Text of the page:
Boy, are the Yankees going to be mad when they have to forfeit all those wins after Alex Rodriguez begins serving his suspension.
I've been crunching so many numbers lately, I'm surprised that I haven't chipped a tooth. Every lineup, every at-bat, every pitching change has me checking the splits on various Orioles.
It happened again last night.
Yankees second baseman Robinson Cano steps to the plate leading off the top of the ninth inning in a tie game, and I'm looking up reliever Tommy Hunter's splits. Left-handers were batting .304 against him, compared to .121 by right-handers.
Cano homers, Alfonso Soriano grounds out, Curtis Granderson triples, Mark Reynolds strikes out.
In this instance, the numbers didn't lie.
Lefty Brian Matusz stayed in the bullpen despite holding left-handers to a .175 average this season. Right-handers are batting .299 against him.
Again, we're dealing in extremes here, though Matusz did induce a pop up from Soriano Tuesday night after walking Cano. He struck out Granderson to end the ninth.
Darren O'Day still isn't available to pitch, and he's been a nice weapon against right-handers, holding them to a .154 average. But left-handers are batting .316 against him.
Does this bullpen need an extreme makeover?
Interestingly, left-hander Troy Patton has been more vulnerable against left-handed hitters. They were batting .283 against him before Lyle Overbay reached on an infield hit last night to drive in the Yankees' fifth run. Right-handers were batting .257 before Patton struck out Brendan Ryan to end the inning.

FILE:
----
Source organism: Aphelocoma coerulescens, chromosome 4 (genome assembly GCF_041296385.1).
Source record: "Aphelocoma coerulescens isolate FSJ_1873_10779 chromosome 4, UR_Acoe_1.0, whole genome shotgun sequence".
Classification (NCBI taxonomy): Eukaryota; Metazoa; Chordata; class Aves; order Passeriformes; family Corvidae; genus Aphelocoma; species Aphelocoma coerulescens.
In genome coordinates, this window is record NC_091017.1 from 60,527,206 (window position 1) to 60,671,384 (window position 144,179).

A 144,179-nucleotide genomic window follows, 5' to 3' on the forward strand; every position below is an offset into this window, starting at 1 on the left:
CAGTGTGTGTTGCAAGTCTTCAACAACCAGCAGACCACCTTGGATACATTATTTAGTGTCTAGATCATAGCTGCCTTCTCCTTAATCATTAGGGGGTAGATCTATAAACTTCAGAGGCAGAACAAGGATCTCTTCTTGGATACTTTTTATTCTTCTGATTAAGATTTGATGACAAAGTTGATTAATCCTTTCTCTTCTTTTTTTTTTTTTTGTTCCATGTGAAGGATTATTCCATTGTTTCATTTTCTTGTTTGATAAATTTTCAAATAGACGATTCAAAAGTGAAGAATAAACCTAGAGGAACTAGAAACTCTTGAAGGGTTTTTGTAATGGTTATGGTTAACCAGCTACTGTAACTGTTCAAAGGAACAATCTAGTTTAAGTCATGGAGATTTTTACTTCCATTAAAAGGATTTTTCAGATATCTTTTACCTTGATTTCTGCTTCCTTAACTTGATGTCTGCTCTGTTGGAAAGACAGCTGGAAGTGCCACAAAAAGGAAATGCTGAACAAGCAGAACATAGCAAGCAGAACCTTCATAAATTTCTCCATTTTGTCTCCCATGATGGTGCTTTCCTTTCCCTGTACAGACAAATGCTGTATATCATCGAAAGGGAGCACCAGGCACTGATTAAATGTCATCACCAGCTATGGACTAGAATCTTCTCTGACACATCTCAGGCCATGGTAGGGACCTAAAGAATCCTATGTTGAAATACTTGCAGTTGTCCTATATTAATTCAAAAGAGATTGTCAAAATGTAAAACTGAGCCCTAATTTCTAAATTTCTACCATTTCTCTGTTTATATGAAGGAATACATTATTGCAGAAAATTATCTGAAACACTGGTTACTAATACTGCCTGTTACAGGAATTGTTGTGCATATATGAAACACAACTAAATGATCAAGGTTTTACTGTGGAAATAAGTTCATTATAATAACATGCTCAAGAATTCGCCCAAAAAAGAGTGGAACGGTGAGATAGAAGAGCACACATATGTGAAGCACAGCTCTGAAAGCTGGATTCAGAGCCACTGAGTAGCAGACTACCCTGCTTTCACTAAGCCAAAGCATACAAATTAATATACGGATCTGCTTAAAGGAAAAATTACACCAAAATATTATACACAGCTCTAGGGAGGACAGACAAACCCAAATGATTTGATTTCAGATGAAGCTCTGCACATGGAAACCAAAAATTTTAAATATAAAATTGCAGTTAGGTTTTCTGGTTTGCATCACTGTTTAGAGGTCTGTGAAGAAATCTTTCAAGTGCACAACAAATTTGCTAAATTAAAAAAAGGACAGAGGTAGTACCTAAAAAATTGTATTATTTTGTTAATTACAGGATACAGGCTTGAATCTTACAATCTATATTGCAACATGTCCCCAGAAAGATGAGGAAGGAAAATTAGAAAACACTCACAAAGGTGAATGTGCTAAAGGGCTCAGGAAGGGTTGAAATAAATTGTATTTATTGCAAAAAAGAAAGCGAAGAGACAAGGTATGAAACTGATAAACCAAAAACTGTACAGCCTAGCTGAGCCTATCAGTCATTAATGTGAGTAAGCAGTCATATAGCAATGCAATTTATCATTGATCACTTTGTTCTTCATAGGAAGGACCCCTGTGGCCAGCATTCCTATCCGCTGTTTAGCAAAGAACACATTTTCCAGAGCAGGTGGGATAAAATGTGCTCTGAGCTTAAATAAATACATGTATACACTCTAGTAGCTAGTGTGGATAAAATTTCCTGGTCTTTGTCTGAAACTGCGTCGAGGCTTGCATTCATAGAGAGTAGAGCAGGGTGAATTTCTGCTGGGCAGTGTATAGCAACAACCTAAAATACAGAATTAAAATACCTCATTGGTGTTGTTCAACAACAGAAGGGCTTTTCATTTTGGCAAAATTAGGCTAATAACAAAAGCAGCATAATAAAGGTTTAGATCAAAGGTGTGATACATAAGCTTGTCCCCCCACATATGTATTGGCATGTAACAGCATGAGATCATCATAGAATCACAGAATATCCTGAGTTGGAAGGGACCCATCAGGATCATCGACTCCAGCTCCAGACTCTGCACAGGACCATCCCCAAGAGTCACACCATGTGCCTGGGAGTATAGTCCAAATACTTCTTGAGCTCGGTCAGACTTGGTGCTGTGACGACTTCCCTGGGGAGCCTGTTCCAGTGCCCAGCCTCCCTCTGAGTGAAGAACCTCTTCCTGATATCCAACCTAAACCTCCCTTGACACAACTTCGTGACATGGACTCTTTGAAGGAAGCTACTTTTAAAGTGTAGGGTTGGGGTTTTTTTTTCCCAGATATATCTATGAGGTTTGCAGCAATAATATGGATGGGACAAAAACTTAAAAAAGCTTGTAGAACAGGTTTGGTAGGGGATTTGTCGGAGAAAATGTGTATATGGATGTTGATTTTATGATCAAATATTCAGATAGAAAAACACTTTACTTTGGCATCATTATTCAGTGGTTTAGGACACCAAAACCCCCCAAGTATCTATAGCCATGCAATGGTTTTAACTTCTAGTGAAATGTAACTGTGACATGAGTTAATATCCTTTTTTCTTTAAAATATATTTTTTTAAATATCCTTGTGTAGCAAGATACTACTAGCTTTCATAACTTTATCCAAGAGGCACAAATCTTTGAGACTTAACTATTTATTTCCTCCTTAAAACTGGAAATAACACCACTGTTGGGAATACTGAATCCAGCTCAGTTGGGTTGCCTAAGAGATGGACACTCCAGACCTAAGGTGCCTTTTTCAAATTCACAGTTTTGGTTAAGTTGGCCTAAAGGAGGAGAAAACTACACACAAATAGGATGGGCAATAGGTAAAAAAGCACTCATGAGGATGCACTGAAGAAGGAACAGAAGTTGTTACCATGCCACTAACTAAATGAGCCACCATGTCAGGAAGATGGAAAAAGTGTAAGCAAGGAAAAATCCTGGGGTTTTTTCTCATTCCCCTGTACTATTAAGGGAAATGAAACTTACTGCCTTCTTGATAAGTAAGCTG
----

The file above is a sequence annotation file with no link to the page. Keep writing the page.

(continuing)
The patterns held for Patton.
Right-handers are actually batting .318 against Francisco Rodriguez this season, but only .195 in his career. Left-handers are hitting .143 this season. So, can he be trusted against right-handers?
Take a look at the hitters, in particular Danny Valencia, who tied his career high with four hits last night. Three of them came against Andy Pettitte, raising Valencia's average to .385 (30-for-78) against lefties. He's 6-for-31 against right-handers, including his single last night off David Robertson.
Valencia is batting .564 (22-for-39) since Aug. 4, the highest average in the majors among hitters with at least 35 at-bats.
Wilson Betemit is glued to the bench, but he's another player whose splits jump off the page. Last year, he hit .302 against right-handers and .140 vs. southpaws. He's a career .280 hitter vs. right-handers and .228 vs. left-handers.
Nate McLouth was 1-for-2 with a walk last night against Pettitte. He was batting .202 vs. left-handers this season, .282 vs. right-handers.
Matt Wieters was batting .210 from the left side of the plate and .278 from the right side. He went 0-for-3 against Pettitte and grounded out against Robertson.
Chris Davis is having a historic year, but even with his two-run double off Pettitte, he's batting .235 against left-handers and .331 against right-handers.
Maybe the Orioles should rename Camden Yards "Splitsville." They could serve banana splits during those hot summer nights.
Now, I've got a splitting headache.